1 / 3APTOPIX Europe MigrantsIn this photo taken on Saturday, Oct. 26, 2019, an aerial view of migrants on a dinghy boat, some of them in the water, off the coast of Libya. A humanitarian aid group said gunmen on Libya-flagged speedboats threatened the crew of its rescue ship Alan Kurdi and the migrants it was rescuing Saturday, firing shots into the air and water. Sea-Eye's spokesman Gorden Isler told The Associated Press that the unprecedented incident on the Mediterranean Sea was a "total shock" for the rescue crew, but that they managed to bring all the roughly 90 migrants on board. (Sea-Eye via AP)CAIRO (AP) — Libya's coast guard said Monday it intercepted dozens of Europe-bound migrants off the country's Mediterranean coast the previous day.A rubber boat with 53 African migrants, including 14 women and two children, was stopped off Libya's western town of Abu-Kemmash, about 25 kilometers (15.5 miles) from Tunisia, said the coast guard spokesman, Ayoub Gassim.The migrants were returned to shore late on Sunday and taken to a detention center in the capital, Tripoli, he added.Libya has emerged as a major transit point for migrants fleeing war and poverty to Europe. In recent years, the EU has partnered with Libya's coast guard and other local groups to stem the dangerous sea crossings.Rights groups, however, say those policies leave migrants at the mercy of armed groups or confined in squalid detention centers rife with abuses.The humanitarian aid group Sea-Eye has said that gunmen on Libya-flagged speedboats threatened the crew of its rescue ship Alan Kurdi and the migrants it was rescuing on Saturday, firing shots into the air and water.The group's spokesman Gorden Isler told The Associated Press that the incident shocked the rescue crew but that they managed to bring all the roughly 90 migrants on board.The gunmen on the speedboats fired "warning shots" and pointed mounted guns at the rescuers and the migrants, some of whom had jumped into the water, before pulling away.The ship later headed north, toward Europe, Islaer added.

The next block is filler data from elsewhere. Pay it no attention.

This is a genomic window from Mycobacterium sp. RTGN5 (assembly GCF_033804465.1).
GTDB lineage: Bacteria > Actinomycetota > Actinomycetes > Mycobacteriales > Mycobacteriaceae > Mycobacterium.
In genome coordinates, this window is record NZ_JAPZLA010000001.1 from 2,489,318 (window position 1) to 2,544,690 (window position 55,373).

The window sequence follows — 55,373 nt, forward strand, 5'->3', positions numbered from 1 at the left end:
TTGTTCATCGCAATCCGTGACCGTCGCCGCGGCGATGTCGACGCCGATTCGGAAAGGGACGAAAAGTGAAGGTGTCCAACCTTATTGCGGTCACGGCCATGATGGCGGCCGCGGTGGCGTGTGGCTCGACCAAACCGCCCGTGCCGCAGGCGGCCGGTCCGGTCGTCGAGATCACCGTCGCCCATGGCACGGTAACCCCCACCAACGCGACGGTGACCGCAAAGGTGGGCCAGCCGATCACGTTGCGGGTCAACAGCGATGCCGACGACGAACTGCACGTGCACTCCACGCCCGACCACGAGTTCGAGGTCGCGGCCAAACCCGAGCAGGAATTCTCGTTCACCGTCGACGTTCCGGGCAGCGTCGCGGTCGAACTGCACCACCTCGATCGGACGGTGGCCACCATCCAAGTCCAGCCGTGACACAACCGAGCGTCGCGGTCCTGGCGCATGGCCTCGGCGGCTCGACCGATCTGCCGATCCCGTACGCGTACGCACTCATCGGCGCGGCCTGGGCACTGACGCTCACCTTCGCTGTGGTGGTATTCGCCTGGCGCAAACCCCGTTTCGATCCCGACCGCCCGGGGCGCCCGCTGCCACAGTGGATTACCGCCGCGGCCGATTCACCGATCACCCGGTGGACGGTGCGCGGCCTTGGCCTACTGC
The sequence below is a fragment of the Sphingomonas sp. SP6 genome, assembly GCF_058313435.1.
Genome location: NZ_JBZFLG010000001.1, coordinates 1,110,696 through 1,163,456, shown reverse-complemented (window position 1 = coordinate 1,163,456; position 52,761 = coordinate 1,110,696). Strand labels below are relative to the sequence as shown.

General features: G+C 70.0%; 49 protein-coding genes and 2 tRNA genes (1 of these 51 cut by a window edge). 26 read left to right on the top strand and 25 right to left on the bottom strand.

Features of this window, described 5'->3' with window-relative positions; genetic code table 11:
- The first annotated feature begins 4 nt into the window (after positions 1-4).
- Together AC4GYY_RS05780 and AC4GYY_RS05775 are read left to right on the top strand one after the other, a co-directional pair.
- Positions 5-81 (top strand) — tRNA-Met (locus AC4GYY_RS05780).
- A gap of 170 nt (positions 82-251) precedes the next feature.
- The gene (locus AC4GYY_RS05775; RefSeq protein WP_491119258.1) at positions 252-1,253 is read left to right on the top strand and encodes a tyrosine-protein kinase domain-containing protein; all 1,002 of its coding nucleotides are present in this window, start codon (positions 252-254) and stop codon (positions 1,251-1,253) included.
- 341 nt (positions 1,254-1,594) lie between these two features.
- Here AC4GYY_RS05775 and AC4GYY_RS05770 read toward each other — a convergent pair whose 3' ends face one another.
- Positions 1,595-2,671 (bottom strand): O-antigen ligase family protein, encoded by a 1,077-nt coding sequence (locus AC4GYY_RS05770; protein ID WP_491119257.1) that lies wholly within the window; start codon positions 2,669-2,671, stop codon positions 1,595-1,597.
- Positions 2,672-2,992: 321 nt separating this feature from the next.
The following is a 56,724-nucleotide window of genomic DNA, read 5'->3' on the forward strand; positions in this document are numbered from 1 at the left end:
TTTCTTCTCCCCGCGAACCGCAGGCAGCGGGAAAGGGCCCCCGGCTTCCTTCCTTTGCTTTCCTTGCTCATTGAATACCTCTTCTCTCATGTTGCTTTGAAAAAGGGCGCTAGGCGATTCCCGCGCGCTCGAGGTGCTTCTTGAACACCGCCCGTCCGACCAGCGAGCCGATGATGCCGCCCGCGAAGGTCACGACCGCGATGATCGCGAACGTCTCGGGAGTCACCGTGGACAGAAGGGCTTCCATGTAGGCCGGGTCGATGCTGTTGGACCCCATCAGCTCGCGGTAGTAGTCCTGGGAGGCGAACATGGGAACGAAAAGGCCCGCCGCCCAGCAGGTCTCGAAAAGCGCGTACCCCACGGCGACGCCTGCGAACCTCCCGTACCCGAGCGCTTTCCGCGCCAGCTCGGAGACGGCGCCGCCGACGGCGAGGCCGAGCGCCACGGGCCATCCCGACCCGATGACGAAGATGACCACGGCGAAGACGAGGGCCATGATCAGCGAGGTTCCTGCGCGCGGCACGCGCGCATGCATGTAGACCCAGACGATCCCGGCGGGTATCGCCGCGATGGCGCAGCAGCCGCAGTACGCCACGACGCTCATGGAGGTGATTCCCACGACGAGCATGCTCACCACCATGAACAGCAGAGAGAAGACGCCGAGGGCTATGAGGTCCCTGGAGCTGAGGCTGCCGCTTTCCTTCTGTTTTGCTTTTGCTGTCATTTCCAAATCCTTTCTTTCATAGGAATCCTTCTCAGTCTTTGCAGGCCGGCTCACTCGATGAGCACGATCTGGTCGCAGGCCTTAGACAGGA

1 / 3Hong Kong Protests Flare for 21st Weekend Amid Global Unrest(Bloomberg) -- Hong Kong pro-democracy activists demonstrated for the 21st straight weekend as unrest inspired by the movement spread around the globe, from South America to Europe to the Middle East.Police fired tear gas on Sunday at protesters in Tsim Sha Tsui who blocked roads and disrupted traffic. That followed a night of clashes in the New Territories district of Yuen Long and a peaceful rally that drew thousands in Central. Some protesters set fire to shops in Jordan and hurled petrol bombs at a police station in Sham Shui Po, an area in Kowloon, while others threw smoke grenades at train exits.The Monday morning commute was normal, with nearly all train lines running as scheduled. Rail operator MTR Corp. announced that all subway lines would shut down at 11 p.m., except for the Airport Express.The rallies have become increasingly violent over the course of October, with two protesters shot and a police officer slashed. Efforts by Hong Kong’s authorities to quell the protests have largely failed, from banning marches and withdrawing the proposed extradition bill, to using an emergency law to outlaw face masks and pledging to make housing more affordable.The protests have been cited as inspiration for demonstrators around the world who’ve flooded the streets of major cities this month over economic inequality, regional grievances and alleged corruption.Spanish authorities are facing down separatist riots in Catalonia. In Chile, opposition to a 4-cent subway-fare hike has snowballed into the worst unrest there in decades, with at least 18 people killed so far. And in Lebanon, nationwide protests for more than a week, including hundreds of thousands demonstrating in Beirut, have pressured the country’s leader to shake up his cabinet. There have also been protests in Iraq.Last week, reports surfaced that China’s leaders were mulling a plan to replace Hong Kong Chief Executive Carrie Lam by early next year in a bid to calm public anger.Data due in Hong Kong this week will likely signal a technical recession is under way after a contraction in the second quarter. The benchmark Hang Seng Index tumbled 8.6% last quarter, the biggest loss among major global gauges tracked by Bloomberg.Story continues(Adds details on commute in third paragraph.)--With assistance from Denise Wee.To contact the reporter on this story: Iain Marlow in Hong Kong at firstname.lastname@example.orgTo contact the editors responsible for this story: Brendan Scott at email@example.com, Gregory Turk, Ros KrasnyFor more articles like this, please visit us at bloomberg.com©2019 Bloomberg L.P.